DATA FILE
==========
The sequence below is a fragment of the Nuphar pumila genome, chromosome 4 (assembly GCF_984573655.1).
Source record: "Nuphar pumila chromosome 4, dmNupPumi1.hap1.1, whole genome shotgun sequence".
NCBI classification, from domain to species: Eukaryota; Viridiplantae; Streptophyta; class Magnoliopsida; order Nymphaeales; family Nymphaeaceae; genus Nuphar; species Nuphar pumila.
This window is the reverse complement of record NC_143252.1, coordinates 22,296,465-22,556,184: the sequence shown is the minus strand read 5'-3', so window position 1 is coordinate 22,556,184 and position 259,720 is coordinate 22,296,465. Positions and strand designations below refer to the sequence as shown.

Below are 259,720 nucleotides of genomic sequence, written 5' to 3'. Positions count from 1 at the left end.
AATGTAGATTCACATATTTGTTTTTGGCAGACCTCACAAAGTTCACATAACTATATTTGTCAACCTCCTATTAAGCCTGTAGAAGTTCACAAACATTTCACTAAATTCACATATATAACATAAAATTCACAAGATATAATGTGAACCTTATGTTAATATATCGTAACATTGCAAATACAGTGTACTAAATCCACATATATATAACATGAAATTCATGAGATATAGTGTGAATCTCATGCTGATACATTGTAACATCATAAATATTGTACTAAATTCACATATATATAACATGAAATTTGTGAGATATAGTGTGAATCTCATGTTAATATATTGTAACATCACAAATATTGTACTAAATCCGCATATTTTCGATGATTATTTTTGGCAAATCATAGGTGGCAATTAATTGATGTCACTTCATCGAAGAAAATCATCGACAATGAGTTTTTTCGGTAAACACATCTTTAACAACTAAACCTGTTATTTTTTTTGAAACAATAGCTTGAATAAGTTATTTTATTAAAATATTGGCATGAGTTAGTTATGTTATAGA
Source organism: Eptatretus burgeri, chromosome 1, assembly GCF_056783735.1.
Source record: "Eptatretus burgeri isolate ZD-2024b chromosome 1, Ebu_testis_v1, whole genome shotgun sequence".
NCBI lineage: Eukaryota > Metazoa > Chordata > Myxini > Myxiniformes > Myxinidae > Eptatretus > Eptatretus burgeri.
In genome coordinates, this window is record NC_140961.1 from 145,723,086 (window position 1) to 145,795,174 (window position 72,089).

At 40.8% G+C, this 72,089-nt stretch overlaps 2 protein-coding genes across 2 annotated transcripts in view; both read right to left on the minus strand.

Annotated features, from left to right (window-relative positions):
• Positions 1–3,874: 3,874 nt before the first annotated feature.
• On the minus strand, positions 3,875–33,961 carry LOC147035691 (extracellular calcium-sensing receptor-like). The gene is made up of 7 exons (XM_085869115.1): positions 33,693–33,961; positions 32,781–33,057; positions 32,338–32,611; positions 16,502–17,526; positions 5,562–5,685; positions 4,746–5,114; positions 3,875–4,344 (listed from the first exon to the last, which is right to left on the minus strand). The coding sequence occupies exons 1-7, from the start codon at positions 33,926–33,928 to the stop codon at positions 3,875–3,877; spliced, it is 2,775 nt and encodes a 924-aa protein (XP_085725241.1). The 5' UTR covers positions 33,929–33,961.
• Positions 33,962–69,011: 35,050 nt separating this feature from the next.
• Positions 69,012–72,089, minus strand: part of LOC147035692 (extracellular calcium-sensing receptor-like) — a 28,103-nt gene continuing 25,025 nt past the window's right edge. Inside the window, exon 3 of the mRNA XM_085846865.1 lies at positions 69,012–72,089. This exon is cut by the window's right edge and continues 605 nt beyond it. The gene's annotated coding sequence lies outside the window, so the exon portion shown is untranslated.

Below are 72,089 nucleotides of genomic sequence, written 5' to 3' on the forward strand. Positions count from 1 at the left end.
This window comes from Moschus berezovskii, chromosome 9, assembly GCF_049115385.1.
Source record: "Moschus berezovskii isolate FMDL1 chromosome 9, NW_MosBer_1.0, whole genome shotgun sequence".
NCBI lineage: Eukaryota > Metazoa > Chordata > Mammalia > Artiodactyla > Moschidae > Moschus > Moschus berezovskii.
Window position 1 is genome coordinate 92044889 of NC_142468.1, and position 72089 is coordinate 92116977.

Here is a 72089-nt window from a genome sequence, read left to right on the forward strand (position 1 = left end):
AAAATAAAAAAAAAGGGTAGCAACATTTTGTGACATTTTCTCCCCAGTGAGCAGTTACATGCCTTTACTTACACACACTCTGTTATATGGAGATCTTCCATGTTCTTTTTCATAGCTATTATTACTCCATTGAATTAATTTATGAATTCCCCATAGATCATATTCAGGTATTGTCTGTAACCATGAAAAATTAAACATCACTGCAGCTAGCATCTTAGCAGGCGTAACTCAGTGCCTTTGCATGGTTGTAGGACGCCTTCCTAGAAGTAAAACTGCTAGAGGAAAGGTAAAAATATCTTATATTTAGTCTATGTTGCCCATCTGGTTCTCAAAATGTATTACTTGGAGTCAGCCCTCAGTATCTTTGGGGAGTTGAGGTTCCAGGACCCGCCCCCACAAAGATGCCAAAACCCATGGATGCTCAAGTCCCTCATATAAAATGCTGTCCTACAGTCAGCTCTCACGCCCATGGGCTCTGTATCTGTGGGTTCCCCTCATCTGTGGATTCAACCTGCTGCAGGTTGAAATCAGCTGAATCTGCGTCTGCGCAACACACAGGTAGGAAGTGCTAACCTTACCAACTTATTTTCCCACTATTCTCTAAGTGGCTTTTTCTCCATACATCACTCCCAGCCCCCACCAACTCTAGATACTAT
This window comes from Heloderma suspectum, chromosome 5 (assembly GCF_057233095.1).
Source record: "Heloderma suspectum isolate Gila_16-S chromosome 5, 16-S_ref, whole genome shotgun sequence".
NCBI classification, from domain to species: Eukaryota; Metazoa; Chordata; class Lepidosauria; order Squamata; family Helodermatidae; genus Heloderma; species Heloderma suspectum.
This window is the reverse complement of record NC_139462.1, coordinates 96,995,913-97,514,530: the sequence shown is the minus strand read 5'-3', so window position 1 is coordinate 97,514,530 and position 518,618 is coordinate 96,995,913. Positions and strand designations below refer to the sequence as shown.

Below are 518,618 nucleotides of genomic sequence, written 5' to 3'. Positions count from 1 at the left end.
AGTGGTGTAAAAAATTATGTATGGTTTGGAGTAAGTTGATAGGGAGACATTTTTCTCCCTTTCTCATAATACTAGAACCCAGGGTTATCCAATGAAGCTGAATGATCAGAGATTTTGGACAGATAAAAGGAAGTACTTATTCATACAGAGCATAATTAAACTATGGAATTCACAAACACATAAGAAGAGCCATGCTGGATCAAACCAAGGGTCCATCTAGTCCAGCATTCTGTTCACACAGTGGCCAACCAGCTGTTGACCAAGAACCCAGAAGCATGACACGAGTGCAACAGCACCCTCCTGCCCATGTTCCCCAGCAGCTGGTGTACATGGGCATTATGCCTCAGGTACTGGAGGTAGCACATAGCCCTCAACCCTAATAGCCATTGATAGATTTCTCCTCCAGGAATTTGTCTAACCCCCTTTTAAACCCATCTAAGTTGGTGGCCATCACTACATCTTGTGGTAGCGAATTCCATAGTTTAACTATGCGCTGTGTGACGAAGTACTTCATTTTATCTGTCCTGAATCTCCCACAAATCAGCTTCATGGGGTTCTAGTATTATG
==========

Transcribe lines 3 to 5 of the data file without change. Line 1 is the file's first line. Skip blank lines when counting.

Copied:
NCBI classification, from domain to species: Eukaryota; Viridiplantae; Streptophyta; class Magnoliopsida; order Nymphaeales; family Nymphaeaceae; genus Nuphar; species Nuphar pumila.
This window is the reverse complement of record NC_143252.1, coordinates 22,296,465-22,556,184: the sequence shown is the minus strand read 5'-3', so window position 1 is coordinate 22,556,184 and position 259,720 is coordinate 22,296,465. Positions and strand designations below refer to the sequence as shown.

Below are 259,720 nucleotides of genomic sequence, written 5' to 3'. Positions count from 1 at the left end.